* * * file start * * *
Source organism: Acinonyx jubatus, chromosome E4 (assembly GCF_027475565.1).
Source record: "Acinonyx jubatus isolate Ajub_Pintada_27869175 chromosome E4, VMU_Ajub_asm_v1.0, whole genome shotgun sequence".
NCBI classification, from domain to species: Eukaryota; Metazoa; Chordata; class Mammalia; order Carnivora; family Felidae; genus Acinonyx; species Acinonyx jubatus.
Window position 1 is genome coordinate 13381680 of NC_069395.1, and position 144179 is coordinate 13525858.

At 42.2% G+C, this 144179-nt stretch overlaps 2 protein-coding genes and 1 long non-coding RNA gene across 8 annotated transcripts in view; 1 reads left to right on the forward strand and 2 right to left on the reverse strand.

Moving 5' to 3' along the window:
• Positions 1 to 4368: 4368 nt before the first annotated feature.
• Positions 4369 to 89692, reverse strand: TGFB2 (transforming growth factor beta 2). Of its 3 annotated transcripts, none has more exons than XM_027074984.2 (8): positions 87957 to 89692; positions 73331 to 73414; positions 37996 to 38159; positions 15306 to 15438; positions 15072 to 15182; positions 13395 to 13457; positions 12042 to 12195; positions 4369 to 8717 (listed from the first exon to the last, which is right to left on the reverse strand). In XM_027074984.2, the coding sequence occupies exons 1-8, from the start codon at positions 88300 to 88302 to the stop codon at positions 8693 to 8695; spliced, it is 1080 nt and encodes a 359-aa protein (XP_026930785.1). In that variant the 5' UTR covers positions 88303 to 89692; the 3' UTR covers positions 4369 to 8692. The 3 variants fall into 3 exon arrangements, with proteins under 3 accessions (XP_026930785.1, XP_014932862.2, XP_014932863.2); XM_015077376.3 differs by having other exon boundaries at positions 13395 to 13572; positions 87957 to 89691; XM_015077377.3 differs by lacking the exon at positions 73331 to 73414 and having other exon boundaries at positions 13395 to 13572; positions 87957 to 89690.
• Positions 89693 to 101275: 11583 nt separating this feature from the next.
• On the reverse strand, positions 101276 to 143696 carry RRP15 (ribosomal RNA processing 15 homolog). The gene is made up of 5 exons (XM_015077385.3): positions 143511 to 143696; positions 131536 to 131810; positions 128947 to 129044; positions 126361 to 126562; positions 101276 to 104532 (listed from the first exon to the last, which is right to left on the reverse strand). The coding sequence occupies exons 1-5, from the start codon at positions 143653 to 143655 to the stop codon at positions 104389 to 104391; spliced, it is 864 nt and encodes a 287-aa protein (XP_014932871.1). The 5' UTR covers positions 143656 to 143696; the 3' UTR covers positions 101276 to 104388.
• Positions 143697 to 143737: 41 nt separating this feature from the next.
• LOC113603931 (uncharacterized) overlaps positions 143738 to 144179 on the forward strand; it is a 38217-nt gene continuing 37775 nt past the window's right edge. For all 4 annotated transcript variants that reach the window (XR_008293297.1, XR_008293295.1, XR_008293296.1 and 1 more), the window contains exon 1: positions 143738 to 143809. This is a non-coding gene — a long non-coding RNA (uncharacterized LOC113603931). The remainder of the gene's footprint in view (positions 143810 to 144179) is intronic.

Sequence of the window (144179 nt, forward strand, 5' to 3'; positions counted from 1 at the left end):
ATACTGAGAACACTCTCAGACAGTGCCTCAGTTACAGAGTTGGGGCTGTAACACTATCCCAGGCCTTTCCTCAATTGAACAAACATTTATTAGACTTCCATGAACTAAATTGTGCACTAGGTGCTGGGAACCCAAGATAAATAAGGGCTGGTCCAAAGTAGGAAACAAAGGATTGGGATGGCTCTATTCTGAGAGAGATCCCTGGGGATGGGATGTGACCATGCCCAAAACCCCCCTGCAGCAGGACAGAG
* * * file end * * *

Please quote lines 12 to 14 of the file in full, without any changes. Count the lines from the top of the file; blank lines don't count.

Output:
• LOC113603931 (uncharacterized) overlaps positions 143738 to 144179 on the forward strand; it is a 38217-nt gene continuing 37775 nt past the window's right edge. For all 4 annotated transcript variants that reach the window (XR_008293297.1, XR_008293295.1, XR_008293296.1 and 1 more), the window contains exon 1: positions 143738 to 143809. This is a non-coding gene — a long non-coding RNA (uncharacterized LOC113603931). The remainder of the gene's footprint in view (positions 143810 to 144179) is intronic.

Sequence of the window (144179 nt, forward strand, 5' to 3'; positions counted from 1 at the left end):
ATACTGAGAACACTCTCAGACAGTGCCTCAGTTACAGAGTTGGGGCTGTAACACTATCCCAGGCCTTTCCTCAATTGAACAAACATTTATTAGACTTCCATGAACTAAATTGTGCACTAGGTGCTGGGAACCCAAGATAAATAAGGGCTGGTCCAAAGTAGGAAACAAAGGATTGGGATGGCTCTATTCTGAGAGAGATCCCTGGGGATGGGATGTGACCATGCCCAAAACCCCCCTGCAGCAGGACAGAG